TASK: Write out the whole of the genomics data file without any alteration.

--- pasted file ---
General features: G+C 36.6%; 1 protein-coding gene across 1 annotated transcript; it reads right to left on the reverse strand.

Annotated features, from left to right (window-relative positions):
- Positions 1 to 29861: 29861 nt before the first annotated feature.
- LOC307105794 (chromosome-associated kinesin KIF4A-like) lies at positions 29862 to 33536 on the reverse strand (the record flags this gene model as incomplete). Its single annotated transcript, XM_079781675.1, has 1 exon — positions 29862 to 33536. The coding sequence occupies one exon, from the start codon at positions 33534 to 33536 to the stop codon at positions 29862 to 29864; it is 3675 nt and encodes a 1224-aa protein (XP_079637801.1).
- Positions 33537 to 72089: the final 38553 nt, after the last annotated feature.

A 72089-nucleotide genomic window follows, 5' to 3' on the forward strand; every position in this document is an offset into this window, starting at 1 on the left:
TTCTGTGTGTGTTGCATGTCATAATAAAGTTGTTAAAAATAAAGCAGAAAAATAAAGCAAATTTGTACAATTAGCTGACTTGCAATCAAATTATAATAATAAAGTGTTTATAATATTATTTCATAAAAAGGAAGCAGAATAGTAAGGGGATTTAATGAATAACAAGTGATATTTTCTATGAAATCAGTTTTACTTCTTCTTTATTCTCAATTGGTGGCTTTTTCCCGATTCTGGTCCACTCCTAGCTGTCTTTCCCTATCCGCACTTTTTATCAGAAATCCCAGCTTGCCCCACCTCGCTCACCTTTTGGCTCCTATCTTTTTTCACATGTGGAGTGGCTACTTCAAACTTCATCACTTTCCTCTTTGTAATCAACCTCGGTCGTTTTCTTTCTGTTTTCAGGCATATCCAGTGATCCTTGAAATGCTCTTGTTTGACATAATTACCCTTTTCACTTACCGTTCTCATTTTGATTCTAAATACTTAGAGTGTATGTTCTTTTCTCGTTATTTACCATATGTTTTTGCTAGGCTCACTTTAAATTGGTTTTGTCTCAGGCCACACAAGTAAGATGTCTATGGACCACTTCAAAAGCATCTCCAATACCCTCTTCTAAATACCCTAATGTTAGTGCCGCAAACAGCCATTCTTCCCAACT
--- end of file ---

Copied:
General features: G+C 36.6%; 1 protein-coding gene across 1 annotated transcript; it reads right to left on the reverse strand.

Annotated features, from left to right (window-relative positions):
- Positions 1 to 29861: 29861 nt before the first annotated feature.
- LOC307105794 (chromosome-associated kinesin KIF4A-like) lies at positions 29862 to 33536 on the reverse strand (the record flags this gene model as incomplete). Its single annotated transcript, XM_079781675.1, has 1 exon — positions 29862 to 33536. The coding sequence occupies one exon, from the start codon at positions 33534 to 33536 to the stop codon at positions 29862 to 29864; it is 3675 nt and encodes a 1224-aa protein (XP_079637801.1).
- Positions 33537 to 72089: the final 38553 nt, after the last annotated feature.

A 72089-nucleotide genomic window follows, 5' to 3' on the forward strand; every position in this document is an offset into this window, starting at 1 on the left:
TTCTGTGTGTGTTGCATGTCATAATAAAGTTGTTAAAAATAAAGCAGAAAAATAAAGCAAATTTGTACAATTAGCTGACTTGCAATCAAATTATAATAATAAAGTGTTTATAATATTATTTCATAAAAAGGAAGCAGAATAGTAAGGGGATTTAATGAATAACAAGTGATATTTTCTATGAAATCAGTTTTACTTCTTCTTTATTCTCAATTGGTGGCTTTTTCCCGATTCTGGTCCACTCCTAGCTGTCTTTCCCTATCCGCACTTTTTATCAGAAATCCCAGCTTGCCCCACCTCGCTCACCTTTTGGCTCCTATCTTTTTTCACATGTGGAGTGGCTACTTCAAACTTCATCACTTTCCTCTTTGTAATCAACCTCGGTCGTTTTCTTTCTGTTTTCAGGCATATCCAGTGATCCTTGAAATGCTCTTGTTTGACATAATTACCCTTTTCACTTACCGTTCTCATTTTGATTCTAAATACTTAGAGTGTATGTTCTTTTCTCGTTATTTACCATATGTTTTTGCTAGGCTCACTTTAAATTGGTTTTGTCTCAGGCCACACAAGTAAGATGTCTATGGACCACTTCAAAAGCATCTCCAATACCCTCTTCTAAATACCCTAATGTTAGTGCCGCAAACAGCCATTCTTCCCAACT